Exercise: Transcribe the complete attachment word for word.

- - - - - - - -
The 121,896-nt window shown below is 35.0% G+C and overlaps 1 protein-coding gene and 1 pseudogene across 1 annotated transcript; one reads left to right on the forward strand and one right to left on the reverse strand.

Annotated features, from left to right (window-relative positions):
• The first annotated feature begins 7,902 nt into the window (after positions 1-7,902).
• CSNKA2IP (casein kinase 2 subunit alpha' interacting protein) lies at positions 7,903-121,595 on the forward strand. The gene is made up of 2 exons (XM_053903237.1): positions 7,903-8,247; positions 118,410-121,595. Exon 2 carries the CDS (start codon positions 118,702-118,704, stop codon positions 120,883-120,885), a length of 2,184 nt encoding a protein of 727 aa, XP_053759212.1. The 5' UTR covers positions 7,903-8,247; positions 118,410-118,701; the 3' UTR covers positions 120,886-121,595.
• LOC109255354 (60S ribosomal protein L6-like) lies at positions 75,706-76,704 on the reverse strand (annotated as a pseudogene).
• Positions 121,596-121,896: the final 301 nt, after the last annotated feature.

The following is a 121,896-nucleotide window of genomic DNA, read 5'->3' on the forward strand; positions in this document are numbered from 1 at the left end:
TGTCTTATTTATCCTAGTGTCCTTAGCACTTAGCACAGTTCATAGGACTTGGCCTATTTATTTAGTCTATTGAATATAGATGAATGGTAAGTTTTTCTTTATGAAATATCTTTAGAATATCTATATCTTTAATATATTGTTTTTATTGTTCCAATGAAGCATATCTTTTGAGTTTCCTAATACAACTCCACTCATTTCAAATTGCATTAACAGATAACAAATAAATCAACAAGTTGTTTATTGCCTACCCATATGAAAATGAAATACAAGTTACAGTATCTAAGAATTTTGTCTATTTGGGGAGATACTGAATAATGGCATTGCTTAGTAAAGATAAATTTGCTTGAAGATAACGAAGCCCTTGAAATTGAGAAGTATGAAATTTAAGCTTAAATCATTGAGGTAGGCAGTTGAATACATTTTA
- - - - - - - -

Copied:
The 121,896-nt window shown below is 35.0% G+C and overlaps 1 protein-coding gene and 1 pseudogene across 1 annotated transcript; one reads left to right on the forward strand and one right to left on the reverse strand.

Annotated features, from left to right (window-relative positions):
• The first annotated feature begins 7,902 nt into the window (after positions 1-7,902).
• CSNKA2IP (casein kinase 2 subunit alpha' interacting protein) lies at positions 7,903-121,595 on the forward strand. The gene is made up of 2 exons (XM_053903237.1): positions 7,903-8,247; positions 118,410-121,595. Exon 2 carries the CDS (start codon positions 118,702-118,704, stop codon positions 120,883-120,885), a length of 2,184 nt encoding a protein of 727 aa, XP_053759212.1. The 5' UTR covers positions 7,903-8,247; positions 118,410-118,701; the 3' UTR covers positions 120,886-121,595.
• LOC109255354 (60S ribosomal protein L6-like) lies at positions 75,706-76,704 on the reverse strand (annotated as a pseudogene).
• Positions 121,596-121,896: the final 301 nt, after the last annotated feature.

The following is a 121,896-nucleotide window of genomic DNA, read 5'->3' on the forward strand; positions in this document are numbered from 1 at the left end:
TGTCTTATTTATCCTAGTGTCCTTAGCACTTAGCACAGTTCATAGGACTTGGCCTATTTATTTAGTCTATTGAATATAGATGAATGGTAAGTTTTTCTTTATGAAATATCTTTAGAATATCTATATCTTTAATATATTGTTTTTATTGTTCCAATGAAGCATATCTTTTGAGTTTCCTAATACAACTCCACTCATTTCAAATTGCATTAACAGATAACAAATAAATCAACAAGTTGTTTATTGCCTACCCATATGAAAATGAAATACAAGTTACAGTATCTAAGAATTTTGTCTATTTGGGGAGATACTGAATAATGGCATTGCTTAGTAAAGATAAATTTGCTTGAAGATAACGAAGCCCTTGAAATTGAGAAGTATGAAATTTAAGCTTAAATCATTGAGGTAGGCAGTTGAATACATTTTA